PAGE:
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State Return Tax Form 2013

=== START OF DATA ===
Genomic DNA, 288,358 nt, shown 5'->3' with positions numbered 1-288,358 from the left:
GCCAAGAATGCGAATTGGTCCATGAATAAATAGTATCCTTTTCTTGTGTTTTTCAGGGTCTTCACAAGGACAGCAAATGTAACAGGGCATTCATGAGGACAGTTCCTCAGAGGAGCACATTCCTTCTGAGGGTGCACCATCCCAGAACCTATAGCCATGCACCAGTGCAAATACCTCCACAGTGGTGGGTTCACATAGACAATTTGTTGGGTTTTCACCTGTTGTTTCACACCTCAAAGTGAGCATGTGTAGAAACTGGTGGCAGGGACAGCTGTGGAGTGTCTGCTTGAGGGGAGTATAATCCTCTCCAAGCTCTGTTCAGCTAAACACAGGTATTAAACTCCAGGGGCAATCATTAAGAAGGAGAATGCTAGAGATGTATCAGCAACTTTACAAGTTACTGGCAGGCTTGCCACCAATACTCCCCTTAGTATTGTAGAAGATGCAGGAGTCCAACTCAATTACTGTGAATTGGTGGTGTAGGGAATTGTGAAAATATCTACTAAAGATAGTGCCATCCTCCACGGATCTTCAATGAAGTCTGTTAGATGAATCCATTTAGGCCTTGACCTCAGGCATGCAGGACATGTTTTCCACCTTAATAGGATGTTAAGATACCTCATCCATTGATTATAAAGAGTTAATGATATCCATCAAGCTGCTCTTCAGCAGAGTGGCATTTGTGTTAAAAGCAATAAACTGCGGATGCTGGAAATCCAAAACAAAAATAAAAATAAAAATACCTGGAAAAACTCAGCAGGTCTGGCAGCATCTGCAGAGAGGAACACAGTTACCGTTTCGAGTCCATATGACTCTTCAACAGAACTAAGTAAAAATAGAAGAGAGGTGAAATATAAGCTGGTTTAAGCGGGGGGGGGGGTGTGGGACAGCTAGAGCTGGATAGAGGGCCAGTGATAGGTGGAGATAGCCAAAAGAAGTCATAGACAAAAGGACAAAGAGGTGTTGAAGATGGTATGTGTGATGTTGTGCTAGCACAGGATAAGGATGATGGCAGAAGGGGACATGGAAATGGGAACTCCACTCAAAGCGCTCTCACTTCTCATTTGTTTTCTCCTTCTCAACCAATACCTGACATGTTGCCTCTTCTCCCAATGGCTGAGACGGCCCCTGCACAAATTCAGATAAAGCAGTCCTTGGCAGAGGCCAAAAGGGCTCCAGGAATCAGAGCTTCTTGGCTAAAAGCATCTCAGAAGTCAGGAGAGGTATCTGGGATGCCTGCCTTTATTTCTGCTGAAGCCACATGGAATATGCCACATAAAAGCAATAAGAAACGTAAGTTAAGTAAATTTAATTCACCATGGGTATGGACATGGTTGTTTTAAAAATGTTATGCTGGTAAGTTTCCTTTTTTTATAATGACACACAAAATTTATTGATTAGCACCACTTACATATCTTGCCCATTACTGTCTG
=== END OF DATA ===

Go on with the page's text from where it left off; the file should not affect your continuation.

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State Return Tax Form 2013